From the former secretary of defense, a strikingly candid, vivid account of serving Presidents George W. Bush and Barack Obama during the wars in Iraq and Afghanistan.
When Robert M. Gates received a call from the White House, he thought he'd long left Washington politics behind: After working for six presidents in both the CIA and the National Security Council, he was happily serving as president of Texas A&M University. But when he was asked to help a nation mired in two wars and to aid the troops doing the fighting, he answered what he felt was the call of duty.
©2014 Robert M. Gates (P)2014 Random House Audio
Gates certain possessed the experience and similar path as George HW Bush. He ran a War department not a defense department. Very intelligent person and America should be proud to have him as a leader during a very dangerous time. The story is in depth and contains the minutiae needed to make sense
I met him several times while serving on the Joint Staff when he became Secretary. I was impressed at how he treated us (compared to his predecessor) and his insightful questions at what was an initial discussion of a contentious issue. I enjoyed the follow up sessions on the topic and his narrative reflects that same great attitude across national security issues. Highly recommended for anyone in or out of government service.
Duty is important for three reasons. First it presents a very reliable perspective on how things really work in Washington, DC from the point of view of a very senior cabinet secretary. Gates understands the federal bureaucracy, the way Congress operates, and, most importantly, the way Presidents engage with issues. Short answer: the bureaucracy tries to do its best and often fails, Congress is made up of too many grandstanding blowhards, and you can't trust Presidents to do what they promise because of the great number of pressures on them.
Second, he compares the styles of our two most recent Presidents, George W. Bush and Barack Obama with insights gained from having worked with several previous Presidents. I don't worry about his apparent preference for the former, but rather Gates applies his excellent analytical insights to the comparison and concludes that Bush's more down to earth approach permitted a more functional Executive Office than Obama's greater detachment. Gates really doesn't like the way Obama's senior staff tried to micromanage in the absence of hands-on Presidential involvement.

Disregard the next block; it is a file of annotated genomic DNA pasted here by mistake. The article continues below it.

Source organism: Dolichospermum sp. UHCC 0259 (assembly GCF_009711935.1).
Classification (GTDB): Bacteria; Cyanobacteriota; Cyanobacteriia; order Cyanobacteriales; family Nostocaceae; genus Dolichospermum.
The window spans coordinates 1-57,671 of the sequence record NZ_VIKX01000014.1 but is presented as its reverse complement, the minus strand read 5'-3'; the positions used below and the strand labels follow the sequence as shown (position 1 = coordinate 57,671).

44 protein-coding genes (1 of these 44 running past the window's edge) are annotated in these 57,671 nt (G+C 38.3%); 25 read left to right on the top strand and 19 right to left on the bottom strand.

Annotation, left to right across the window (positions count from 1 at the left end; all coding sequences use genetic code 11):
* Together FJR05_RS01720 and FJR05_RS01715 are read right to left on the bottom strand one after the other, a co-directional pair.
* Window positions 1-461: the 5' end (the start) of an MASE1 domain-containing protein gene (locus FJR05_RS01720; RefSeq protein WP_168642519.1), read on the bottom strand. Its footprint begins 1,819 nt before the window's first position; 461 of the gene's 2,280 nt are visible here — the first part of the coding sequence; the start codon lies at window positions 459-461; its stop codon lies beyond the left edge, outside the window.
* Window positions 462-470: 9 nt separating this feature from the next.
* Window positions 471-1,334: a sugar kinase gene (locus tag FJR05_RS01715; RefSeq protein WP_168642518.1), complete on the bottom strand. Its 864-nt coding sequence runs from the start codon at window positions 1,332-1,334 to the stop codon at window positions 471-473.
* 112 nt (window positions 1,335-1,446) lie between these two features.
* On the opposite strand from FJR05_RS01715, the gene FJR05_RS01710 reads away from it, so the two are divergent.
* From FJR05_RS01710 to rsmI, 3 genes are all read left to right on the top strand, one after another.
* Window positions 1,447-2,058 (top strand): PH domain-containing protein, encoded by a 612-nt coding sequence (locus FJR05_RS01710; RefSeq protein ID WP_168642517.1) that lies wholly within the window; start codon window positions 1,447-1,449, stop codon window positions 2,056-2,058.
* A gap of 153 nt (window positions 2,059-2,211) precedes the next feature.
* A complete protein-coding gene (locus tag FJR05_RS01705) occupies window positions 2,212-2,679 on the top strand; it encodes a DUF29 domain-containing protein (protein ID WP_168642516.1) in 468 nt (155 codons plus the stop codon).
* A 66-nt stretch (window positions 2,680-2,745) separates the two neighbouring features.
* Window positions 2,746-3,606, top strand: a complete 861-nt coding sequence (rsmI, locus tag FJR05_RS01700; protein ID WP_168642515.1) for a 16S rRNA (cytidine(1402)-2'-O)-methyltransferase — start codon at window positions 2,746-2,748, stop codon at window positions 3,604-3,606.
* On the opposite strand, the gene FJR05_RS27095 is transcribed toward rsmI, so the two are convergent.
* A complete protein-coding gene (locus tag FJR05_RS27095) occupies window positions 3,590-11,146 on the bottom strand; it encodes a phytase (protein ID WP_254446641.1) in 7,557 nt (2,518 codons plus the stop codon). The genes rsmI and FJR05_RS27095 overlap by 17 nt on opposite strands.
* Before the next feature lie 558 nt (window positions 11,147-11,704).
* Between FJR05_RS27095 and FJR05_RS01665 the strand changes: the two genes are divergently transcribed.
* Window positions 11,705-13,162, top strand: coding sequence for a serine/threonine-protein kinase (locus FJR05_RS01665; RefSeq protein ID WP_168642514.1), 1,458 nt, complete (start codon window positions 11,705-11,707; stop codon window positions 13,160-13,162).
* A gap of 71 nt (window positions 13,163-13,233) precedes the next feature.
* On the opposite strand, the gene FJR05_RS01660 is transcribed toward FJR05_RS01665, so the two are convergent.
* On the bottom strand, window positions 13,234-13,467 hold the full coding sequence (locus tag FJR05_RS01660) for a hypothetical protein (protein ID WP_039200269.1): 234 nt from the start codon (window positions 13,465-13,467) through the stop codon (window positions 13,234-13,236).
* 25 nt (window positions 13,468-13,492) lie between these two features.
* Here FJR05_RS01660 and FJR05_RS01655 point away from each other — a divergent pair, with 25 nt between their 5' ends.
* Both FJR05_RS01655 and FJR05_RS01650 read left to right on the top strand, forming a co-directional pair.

Third, the reader gets a very smart man's observations on the major international conflicts of the beginning of the 21st century. Historians will find his stories to contain valuable nuggets of information that help explain why the US did what it did, and often why the US failed to do what it tried or ignored. For those who are attentive to the day-to-day headlines coming out of Washington, Baghdad and Kabul, the book is full of "Oh, that's why that happened" moments.
You don't have to agree with Gates's positions on the issues to benefit substantially from reading this well-written, well-produced audio book.
Should the authors personality be discernable in his memoirs? One would think so. This book offers no insight whatsoever into Secretary Gates' thinking during one of our nation's most damaging foreign policy debacles. This book is robotic, bland and frustratingly boring.
Nothing to see here. Move along.
Bob Gates' memoire about his life as the SecDef provides amazingly detailed insight into the behind-the-scenes inner-workings of DC politics on both sides of the aisle. His unique perspective of having worked for Presidential administrations of both parties really captures the nature of America's divided house. From the honest appraisals of American leaders and their attempts to influence how the military is used, to the heartwarming stories of a Secretary and his soldiers, this book keeps the reader engaged and wanting to hear more. As the end drew near, I felt myself hoping that Gates would have stayed the SecDef longer--for the sake of both the Commander-in-Chief and the troops under them. However, the demands of the job that he eloquently laid out without complaint, but in a matter-of-fact style, are understandably difficult for anyone and their family to endure for an extended length of time. Having served in the military under Secretary Gates (and under 4 others prior to his appointment), I can say that most troops really don't see any difference in the people who sit in that chair. However, seeing him engaged with the troops regularly demonstrated that he truly cared for the well-being of those under his charge as well as being willing to do what was necessary to fulfill the orders of our CinC.
This book was interesting, engaging, and detailed in its portrayal of the SecDef's life. I highly recommend it to anyone interested in DC politics, military leadership, or the inspiring stories of those who serve their country when asked.
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